Hardly any side effects are known when taken at the recommended dosage. However, stomach and intestinal problems can occur in the event of an intolerance. Due to the cinnamon aldehydes it contains, cinnamon supplements should not be taken when you have a stomach and/or intestinal ulcer. For better tolerability, it is recommended to take it with meals.
The liver-toxic coumarin is often mentioned in connection with cinnamon preparations. It is an ingredient that can actually cause liver damage when ingested in large quantities. A high-quality preparation removes potentially irritating substances such as coumarins, but also essential oils, so that no negative effects on the liver are to be expected here.
Depending on the intended use, it is advisable to combine cinnamon capsules or powder with other vitamins and minerals. For example, chromium, magnesium, zinc and cinnamon can support each other in their effects. For an easier application, preparations are available that already contain these synergistic substances in combination.
Additives and allergens
When buying cinnamon, you should make sure that the product is free of unnecessary additives such as preservatives, colours, binders, or fillers.
If you have a known allergy to cassia cinnamon, you should of course refrain from taking cinnamon powder or capsules.
When buying cassia cinnamon, you will notice a huge difference in the prices. Before you buy a very cheap product, you should take a closer look at the ingredients and the concentration of the active ingredients. Very cheap food supplements often contain unnecessary additives such as colourings or preservatives. Also, cheap products are usually dosed lower which means, that they only contain a weakly concentrated cinnamon extract. In order to achieve the desired effect, you would have to take significantly more capsules or powder. The price is therefore only cheap at first glance, in the long term you will pay significantly more than for a higher-priced preparation with a better composition. A price comparison can therefore be particularly worthwhile. You can find cinnamon food supplements with a very good price-performance ratio online. Only raw materials of high quality and purity are used here. Likewise, with these products, you can be sure that potentially harmful ingredients such as coumarins have been largely removed.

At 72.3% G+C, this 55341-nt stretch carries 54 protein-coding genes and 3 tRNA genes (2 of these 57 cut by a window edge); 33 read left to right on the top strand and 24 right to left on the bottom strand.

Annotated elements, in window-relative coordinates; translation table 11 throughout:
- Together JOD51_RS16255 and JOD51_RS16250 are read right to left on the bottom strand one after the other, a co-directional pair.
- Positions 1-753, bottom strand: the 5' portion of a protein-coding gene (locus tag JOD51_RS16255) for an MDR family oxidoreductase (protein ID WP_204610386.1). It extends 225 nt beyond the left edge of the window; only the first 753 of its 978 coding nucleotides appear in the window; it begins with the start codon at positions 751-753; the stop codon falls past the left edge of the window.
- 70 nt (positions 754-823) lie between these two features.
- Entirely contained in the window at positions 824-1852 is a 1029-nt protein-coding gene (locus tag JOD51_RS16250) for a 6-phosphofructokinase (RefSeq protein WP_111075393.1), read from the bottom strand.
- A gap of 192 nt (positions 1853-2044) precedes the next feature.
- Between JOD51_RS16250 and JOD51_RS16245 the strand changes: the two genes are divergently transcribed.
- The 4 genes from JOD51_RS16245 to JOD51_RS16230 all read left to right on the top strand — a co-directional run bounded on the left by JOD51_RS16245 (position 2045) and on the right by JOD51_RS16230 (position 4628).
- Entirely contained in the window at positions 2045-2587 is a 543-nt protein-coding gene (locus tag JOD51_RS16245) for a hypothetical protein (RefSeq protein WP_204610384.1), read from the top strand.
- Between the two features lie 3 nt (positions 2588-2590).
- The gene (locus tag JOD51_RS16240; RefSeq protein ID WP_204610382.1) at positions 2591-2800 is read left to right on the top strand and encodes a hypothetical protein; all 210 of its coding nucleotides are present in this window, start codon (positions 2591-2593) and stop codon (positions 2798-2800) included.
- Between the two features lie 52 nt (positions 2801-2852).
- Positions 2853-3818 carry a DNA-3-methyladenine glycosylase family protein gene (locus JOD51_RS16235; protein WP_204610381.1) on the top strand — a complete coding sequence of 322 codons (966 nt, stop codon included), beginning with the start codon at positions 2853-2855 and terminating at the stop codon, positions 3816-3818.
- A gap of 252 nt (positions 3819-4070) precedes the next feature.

As a dietary supplement, cinnamon is usually very well tolerated. But even with high quality products, intolerances can occur in rare cases. When you buy your cinnamon capsules from a retailer with a satisfaction guarantee, you are not taking any risks though. In the event of intolerance or dissatisfaction, you can return the product and get your money back.
Questions and answers about buying cinnamon
These questions and answers about buying cinnamon may also be of interest to you.
Where can you buy cinnamon?
You can of course buy cinnamon as a spice in any supermarket. But if you want to actively make a positive contribution to your health, you should use a dietary supplement with a cinnamon extract in standardized doses. You can get a large selection of such dietary supplements online. You can also get a limited range of products from pharmacies or drug stores.
Which cinnamon should you buy?
Food supplements usually contain cassia cinnamon. Here, however, it is important that you buy a preparation with an extract. Conventional cinnamon not only contains coumarins, which can have a blood-thinning effect in high doses, but also essential oils. These cause allergies or stomach and intestinal problems for some people. When purchasing a high-quality extract, these ingredients are removed so that you only benefit from active ingredients such as MHCP and avoid side effects.
Cinnamon Studies and references
- Khan, A. et al. Cinnamon improves glucose and lipids of people with type 2 diabetes Diabetes Care
- Borzoei A, Rafraf M, Asghari-Jafarabadi M Cinnamon improves metabolic factors without detectable effects on adiponectin in women with polycystic ovary syndrome Asia Pac J Clin Nutr, 27(3), 2018, 556-563
- Hairi M, Ghiasvand R Cinnamon and Chronic Diseases Adv Exp Med Biol, 929, 2016, 1-24